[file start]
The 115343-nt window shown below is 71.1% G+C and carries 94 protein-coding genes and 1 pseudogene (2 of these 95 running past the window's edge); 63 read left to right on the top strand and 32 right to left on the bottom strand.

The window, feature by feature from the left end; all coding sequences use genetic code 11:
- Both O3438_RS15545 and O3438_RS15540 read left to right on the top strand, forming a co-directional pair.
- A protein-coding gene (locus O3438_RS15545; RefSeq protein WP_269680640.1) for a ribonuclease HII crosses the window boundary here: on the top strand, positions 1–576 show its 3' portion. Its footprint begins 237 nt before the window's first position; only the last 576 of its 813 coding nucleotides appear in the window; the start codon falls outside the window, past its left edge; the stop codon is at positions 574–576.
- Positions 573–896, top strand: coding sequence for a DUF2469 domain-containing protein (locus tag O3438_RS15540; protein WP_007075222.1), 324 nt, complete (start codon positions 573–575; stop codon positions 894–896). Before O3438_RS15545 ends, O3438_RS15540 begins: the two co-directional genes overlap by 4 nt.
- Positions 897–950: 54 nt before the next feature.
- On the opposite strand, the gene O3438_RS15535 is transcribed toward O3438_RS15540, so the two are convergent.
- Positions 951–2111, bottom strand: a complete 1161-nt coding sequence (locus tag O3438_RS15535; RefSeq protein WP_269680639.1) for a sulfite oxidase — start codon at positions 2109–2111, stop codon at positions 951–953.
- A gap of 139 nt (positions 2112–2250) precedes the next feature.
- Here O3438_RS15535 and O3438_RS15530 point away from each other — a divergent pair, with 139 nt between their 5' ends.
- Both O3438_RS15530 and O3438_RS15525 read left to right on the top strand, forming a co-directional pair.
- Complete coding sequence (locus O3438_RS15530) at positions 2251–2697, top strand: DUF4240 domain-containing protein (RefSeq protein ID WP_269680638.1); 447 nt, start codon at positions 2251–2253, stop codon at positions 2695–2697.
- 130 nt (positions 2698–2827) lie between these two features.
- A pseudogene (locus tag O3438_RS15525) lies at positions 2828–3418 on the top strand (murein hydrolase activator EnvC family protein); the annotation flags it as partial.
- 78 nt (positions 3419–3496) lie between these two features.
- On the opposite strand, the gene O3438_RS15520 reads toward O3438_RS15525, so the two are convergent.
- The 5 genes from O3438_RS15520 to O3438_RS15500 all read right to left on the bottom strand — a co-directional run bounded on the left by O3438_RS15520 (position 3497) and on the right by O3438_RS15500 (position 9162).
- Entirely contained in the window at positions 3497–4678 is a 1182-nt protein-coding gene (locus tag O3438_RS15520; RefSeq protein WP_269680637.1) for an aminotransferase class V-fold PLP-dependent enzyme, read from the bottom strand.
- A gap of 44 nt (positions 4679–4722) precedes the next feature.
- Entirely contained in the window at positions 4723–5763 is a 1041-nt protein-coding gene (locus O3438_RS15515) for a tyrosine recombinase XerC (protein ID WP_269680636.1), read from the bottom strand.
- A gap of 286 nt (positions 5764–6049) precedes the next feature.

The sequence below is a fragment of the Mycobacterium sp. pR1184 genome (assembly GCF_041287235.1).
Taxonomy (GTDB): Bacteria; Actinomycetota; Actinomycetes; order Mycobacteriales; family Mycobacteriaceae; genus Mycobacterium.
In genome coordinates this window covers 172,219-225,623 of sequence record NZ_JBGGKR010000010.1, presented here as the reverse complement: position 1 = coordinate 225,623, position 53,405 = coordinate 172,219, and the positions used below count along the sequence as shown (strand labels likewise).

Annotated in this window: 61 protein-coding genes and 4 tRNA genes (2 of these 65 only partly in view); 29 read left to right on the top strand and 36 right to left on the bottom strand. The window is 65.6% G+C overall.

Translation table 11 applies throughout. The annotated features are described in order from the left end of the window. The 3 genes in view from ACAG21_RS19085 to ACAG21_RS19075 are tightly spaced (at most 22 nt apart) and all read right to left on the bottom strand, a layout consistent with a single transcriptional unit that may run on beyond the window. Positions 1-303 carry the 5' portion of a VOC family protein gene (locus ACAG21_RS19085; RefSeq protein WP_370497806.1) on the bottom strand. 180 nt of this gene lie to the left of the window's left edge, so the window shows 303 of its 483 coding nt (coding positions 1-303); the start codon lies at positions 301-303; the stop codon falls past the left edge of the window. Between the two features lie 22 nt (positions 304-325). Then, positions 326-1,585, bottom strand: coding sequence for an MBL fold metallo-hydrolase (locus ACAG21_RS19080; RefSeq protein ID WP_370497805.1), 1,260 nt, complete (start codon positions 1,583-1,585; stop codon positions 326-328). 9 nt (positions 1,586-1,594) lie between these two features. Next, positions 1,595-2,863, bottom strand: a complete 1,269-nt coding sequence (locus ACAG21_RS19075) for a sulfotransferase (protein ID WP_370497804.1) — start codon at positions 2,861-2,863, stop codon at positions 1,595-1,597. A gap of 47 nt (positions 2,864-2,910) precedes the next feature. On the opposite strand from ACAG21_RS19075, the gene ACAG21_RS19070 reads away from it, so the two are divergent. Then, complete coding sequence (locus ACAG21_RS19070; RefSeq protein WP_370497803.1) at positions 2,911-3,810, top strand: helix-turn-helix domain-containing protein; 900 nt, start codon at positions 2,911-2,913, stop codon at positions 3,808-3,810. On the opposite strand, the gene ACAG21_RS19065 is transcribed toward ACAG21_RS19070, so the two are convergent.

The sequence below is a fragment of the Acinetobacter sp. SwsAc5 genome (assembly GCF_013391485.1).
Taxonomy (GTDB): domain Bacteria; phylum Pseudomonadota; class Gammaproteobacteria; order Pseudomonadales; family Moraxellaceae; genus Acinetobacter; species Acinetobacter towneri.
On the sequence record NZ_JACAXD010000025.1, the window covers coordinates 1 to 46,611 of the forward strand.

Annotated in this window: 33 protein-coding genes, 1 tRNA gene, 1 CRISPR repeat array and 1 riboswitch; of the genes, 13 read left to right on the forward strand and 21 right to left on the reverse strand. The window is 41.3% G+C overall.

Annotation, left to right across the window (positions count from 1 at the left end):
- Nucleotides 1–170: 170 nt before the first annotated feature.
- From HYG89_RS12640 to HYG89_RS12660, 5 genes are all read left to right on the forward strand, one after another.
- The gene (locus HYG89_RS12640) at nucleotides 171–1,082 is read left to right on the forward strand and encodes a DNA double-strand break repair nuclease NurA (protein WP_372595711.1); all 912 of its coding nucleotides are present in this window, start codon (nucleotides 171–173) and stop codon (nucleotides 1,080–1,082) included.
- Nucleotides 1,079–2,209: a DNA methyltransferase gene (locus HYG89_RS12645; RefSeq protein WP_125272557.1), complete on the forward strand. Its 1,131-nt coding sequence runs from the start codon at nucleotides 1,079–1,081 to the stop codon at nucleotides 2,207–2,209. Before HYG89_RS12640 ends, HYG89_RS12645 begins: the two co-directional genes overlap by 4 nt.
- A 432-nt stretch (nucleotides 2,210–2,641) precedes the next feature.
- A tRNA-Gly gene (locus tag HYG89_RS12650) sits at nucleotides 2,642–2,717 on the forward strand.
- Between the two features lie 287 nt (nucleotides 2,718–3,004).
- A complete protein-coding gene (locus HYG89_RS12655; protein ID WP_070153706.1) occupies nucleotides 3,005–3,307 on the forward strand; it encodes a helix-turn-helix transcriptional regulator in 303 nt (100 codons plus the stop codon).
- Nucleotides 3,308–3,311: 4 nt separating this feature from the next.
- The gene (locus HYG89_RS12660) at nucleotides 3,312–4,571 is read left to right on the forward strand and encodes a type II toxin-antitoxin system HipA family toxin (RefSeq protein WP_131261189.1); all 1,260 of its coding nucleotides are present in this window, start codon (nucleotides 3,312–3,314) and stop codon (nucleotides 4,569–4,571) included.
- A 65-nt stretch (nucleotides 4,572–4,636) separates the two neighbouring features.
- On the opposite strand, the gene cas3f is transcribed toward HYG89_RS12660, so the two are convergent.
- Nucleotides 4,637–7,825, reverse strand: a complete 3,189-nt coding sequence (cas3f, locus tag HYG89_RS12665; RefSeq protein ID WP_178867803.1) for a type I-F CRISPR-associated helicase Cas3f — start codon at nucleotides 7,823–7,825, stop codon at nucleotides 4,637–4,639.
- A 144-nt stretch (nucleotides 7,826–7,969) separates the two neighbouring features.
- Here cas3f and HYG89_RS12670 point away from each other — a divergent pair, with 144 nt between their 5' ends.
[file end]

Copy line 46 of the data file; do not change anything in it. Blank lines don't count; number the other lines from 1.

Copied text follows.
- Here cas3f and HYG89_RS12670 point away from each other — a divergent pair, with 144 nt between their 5' ends.